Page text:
On April 14, 1865, the same night and at the same hour that Abraham Lincoln was shot, his Secretary of State William Seward also was targeted for assassination. Attending her convalescing father that night, Frances "Fanny" Seward watched in terror and later recorded in one of the century's most harrowing eyewitness accounts how the assassin, a pistol in one hand and a knife in the other, attacked Seward as he lay in bed recovering from a near-fatal carriage accident.
On Feb. 12, in honor of Lincoln's 200th birthday, the University of Rochester will post online digital facsimiles of Fanny Seward's gripping description of the failed attempt on her father's life. The selections will include Fanny's diary entries for April 5, 1865, the day of her father's accident, through April 14, 1865, the day both Seward and Lincoln were attacked.
The diary entries will appear on the University's library Web site Lincoln and His Circle (http://www.lib.rochester.edu/index.cfm?PAGE=638) accompanied by footnotes and easier-to-read transcriptions. Launched last year, the Web site contains rare correspondence with Lincoln, including 72 letters penned by the president and 218 others sent to Lincoln.
"These diary entries vividly capture the raw history of this horrific event," said Richard Peek, director of the University's Department of Rare Books, Special Collections and Preservation. "It's difficult to imagine that there's a more dramatic first-person account of 19th-century American history than what is contained in the diary entry for April 14th."
With the eye of the writer that Fanny aspired to become, the 20 year old describes how the intruder rushed into the room. "I ran beside him to the bed imploring him to stop," wrote Fanny. "I must have said 'Don't kill him,' for father wakened, he says, hearing me speak the word kill, & seeing first me, speaking to some one whom he did not see—then raised himself & had one glimpse of the assassin's face bending over, next felt the blows."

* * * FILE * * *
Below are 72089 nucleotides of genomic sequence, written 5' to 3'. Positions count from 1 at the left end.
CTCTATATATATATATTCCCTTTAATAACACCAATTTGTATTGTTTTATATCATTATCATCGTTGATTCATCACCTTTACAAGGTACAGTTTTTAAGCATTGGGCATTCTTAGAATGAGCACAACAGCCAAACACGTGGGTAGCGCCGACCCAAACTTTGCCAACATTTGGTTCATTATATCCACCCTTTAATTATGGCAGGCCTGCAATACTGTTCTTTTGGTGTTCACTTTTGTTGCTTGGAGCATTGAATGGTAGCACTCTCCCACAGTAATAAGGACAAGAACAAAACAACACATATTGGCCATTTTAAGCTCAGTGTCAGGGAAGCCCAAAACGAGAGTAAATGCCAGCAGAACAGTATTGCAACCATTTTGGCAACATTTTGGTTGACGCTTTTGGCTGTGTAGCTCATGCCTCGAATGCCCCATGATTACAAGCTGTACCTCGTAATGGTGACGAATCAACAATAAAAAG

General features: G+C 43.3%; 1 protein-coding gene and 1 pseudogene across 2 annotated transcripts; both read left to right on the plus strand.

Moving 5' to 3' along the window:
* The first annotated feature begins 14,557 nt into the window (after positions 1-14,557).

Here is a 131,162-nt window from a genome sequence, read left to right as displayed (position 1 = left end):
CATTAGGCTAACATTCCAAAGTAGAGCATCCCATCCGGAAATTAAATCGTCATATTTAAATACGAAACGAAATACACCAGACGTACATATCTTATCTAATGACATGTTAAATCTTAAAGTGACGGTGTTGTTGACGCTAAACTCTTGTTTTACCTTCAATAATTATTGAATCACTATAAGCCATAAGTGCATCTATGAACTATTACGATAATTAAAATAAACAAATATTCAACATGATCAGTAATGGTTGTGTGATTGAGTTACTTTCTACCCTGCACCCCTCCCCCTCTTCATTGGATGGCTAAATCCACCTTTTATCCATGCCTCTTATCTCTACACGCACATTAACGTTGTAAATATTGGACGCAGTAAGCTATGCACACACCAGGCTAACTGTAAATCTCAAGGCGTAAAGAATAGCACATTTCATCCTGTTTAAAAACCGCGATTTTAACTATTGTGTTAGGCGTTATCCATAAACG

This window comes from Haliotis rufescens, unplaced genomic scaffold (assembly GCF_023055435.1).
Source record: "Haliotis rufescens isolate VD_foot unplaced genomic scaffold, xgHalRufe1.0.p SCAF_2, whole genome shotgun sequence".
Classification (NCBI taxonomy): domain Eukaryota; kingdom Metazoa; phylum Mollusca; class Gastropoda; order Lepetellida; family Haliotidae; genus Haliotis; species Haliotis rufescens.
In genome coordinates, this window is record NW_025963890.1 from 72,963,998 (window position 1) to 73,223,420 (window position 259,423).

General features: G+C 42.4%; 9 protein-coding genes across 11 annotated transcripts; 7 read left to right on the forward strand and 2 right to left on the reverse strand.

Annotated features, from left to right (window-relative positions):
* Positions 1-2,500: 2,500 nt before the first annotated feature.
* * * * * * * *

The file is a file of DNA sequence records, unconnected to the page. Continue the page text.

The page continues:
Fanny describes the chaos that ensued as the assailant, Lewis Powell, struggled with her brother, Frederick, and the male nurse, Sergeant George Robinson. "I remember standing there, by the corner at the foot, & thinking 'This must be a fearful dream!' Then I looked about and saw, first … three men struggling beside the bed … next I saw all the familiar objects in the room, the bureau, the little stand, the book I had been reading, all looked natural. Then I knew it was not a dream."
After Powell fled down the stairs and out of the house, Fanny found her father on the floor. "As I stood my feet slipped in a great pool of blood. Father looked so gastly [sic] I was sure he was dead, he was white & very thin with the blood that had drained from the gashes about his face & throat."
William Seward survived the ordeal and slowly recovered, as did his son who suffered severe head trauma in the attack. But the nightmarish events undermined the already compromised health of Seward's wife and daughter; Frances Seward died two months later, followed by Fanny in October 1866.
Fanny left six diaries, spanning the last eight years of her life, from 1858 to 1866, which are part of the University's William Henry Seward Papers. These private journals offer an insider's view of Washington's social life and intimate glimpses of Lincoln and his inner circle.
In the selection posted online, Fanny describes Lincoln's April 9, 1865, visit to her recuperating father, the last time her family saw the president. Lincoln "was lying on the foot of Father's bed, talking with him… He told us much about his visit to Richmond, & that one of his last acts was going through a hospital of seven thousand men, & shaking hands with each one. He spoke of having worked as hard at it as sawing wood—& seemed, in his goodness of heart, much satisfied at the labor."
A work in progress, the postings of Fanny Seward's diaries will continue with additional entries from these important Civil War journals.